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The Lights Of Diwali: What Makes This Festival So Radiant

Every fall, cities and towns throughout India are illuminated with string lights and oil lamps as people give gifts and share sweets. This is Diwali, or as it’s also commonly known, the Festival of Lights.

What is Diwali?

Diwali, pronounced either [ dih-wah-lee ] or [ dih-vah-lee] has a few variant spellings. There’s Divali and Dewali, as well as Deepavali and Deepawali. At its core, the name Diwali comes from the Sanskrit term meaning “row of lights.”

It’s one of the largest celebrations in India and, while it has roots in Hinduism, is observed around the world by people of various faiths, as well as secular people.

The Festival of Lights moniker, as you might guess, comes from the decorative lights and oil lamps, called diyas, that people hang during the holiday. They’re placed for the Hindu goddess Lakshmi, Vishnu’s consort and the goddess of wealth and purity, and the lights symbolize light defeating darkness.

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When is Diwali?

The exact date on the Gregorian calendar shifts from year to year since Diwali follows the Hindu lunar calendar. Diwali starts on the 15th day of the month of Kartik, a day which coincides with the new moon and falls in either October or November. In 2021, the five days of Diwali start on November 2, with the biggest celebrations happening on the third day, November 4. In 2022, Diwali is October 22–26, with the main celebration on October 24.

No matter which days Diwali falls on, you can always count on a large joyous gathering and plenty of lights.

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How people celebrate Diwali

How people observe Diwali is as diverse as the people who celebrate it itself, though the classic theme of light conquering darkness and knowledge over ignorance runs through all celebrations. Followers of Hinduism associate the holiday with a legend in the Ramayana, one of the great Indian epic poems. Prince Rama, incarnated as Lord Vishnu, saved his wife Sita, an incarnation of Lakshmi, from the evil King Ravana after Rama spent 14 years in the forest. When Rama and Sita returned to Ayodhya, residents lit lamps in their honor.

Today, this is interpreted through multiple celebrations and rituals. Diwali spans five days, each with a specific theme. The first, Dhanteras, is when people purchase new clothing, jewelry, and lamps to properly welcome Lakshmi. That’s followed by Chhoti Diwali, which is when people put out lights to celebrate the legend of Krishna defeating the demon Narakasura.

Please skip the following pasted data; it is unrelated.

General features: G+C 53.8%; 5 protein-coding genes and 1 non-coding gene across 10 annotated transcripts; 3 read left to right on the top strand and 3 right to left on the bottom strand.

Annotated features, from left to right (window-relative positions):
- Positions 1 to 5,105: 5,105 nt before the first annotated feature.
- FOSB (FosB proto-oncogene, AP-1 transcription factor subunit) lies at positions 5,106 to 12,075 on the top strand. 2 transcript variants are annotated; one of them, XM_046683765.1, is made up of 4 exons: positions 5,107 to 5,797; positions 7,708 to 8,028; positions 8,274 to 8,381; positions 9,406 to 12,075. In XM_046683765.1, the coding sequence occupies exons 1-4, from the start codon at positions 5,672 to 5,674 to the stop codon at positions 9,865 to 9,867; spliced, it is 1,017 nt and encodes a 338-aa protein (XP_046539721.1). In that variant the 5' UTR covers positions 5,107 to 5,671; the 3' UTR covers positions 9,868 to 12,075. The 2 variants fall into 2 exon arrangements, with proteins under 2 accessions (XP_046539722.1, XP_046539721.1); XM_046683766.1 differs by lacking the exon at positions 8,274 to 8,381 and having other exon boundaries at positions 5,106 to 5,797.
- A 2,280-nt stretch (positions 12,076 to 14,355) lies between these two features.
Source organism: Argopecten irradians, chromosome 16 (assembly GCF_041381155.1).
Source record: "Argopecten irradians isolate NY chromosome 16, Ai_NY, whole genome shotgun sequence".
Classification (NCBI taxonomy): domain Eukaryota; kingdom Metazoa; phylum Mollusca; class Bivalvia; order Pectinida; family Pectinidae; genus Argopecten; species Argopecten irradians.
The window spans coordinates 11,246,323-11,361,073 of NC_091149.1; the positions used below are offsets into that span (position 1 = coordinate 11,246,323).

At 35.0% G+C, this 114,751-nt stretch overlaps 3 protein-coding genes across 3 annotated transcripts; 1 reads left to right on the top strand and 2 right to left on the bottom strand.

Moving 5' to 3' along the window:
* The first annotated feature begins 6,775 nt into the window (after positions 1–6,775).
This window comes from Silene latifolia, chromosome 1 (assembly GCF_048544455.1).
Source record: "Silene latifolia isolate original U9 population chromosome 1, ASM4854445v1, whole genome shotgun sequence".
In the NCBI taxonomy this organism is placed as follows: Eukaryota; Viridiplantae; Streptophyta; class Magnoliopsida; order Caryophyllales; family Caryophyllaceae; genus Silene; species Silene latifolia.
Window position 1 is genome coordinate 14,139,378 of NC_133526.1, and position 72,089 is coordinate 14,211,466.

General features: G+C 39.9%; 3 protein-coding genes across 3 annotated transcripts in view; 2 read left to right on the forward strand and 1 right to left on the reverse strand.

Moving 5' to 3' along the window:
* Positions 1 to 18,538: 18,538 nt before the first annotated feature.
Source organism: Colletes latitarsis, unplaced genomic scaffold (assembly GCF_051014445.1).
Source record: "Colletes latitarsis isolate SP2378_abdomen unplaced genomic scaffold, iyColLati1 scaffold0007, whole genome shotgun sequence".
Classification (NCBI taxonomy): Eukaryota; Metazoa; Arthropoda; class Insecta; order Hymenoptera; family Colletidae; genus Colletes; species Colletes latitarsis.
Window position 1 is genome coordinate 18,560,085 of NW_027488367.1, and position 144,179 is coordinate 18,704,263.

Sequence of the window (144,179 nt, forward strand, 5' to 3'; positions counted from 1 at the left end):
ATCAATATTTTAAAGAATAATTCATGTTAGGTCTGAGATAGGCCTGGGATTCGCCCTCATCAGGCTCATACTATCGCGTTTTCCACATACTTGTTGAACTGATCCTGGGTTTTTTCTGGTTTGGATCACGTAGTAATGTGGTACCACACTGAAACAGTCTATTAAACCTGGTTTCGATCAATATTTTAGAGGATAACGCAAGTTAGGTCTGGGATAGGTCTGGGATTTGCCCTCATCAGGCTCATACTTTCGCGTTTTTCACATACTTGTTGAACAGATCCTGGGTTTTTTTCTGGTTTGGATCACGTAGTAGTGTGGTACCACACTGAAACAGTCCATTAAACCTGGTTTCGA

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The third and most important day is called Diwali (or Deepawali or Lakshmi Puja). Legend has it that Lakshmi blesses observant people with wealth on this day. Lakshmi and Lord Ganesha are worshiped in the evening, and religious songs, called aartis and bhajans, are sung. After, friends and family feast, light fireworks, and give gifts and sweets.

A fried sweet bread called jalebi is popular, as is a cardamom- and pistachio-laced dessert bar called besan burfi. Kaju katli, made with cashews, sugar, and rose water, is also common.

The fourth day, Govardhan Puja or Padva, celebrates when Krishna defeated Indra. It’s also the start of the new year in western India. The fifth and final day, called Bhai Dooj or Yama Dwitiva, is when siblings honor each other through prayer and a ceremony called tilak. Sisters put a marking with rice and vermilion on their brother’s forehead, and pray for their long lives. Brothers, for their part, promise protection for their sisters.

While the Hindu Diwali celebrations are some of the biggest, they aren’t the only ones in India. Those who follow other religions celebrate during the same days but with different observances.

Those who follow Jainism celebrate Diwali as when the spiritual leader Mahavira experienced nirvana in 527 BCE, while Diwali is noted by Sikh followers as when the sixth of 10 gurus was freed from prison in the 17th century.

Add a burst of color to your knowledge of global celebrations by learning about Holi, too!

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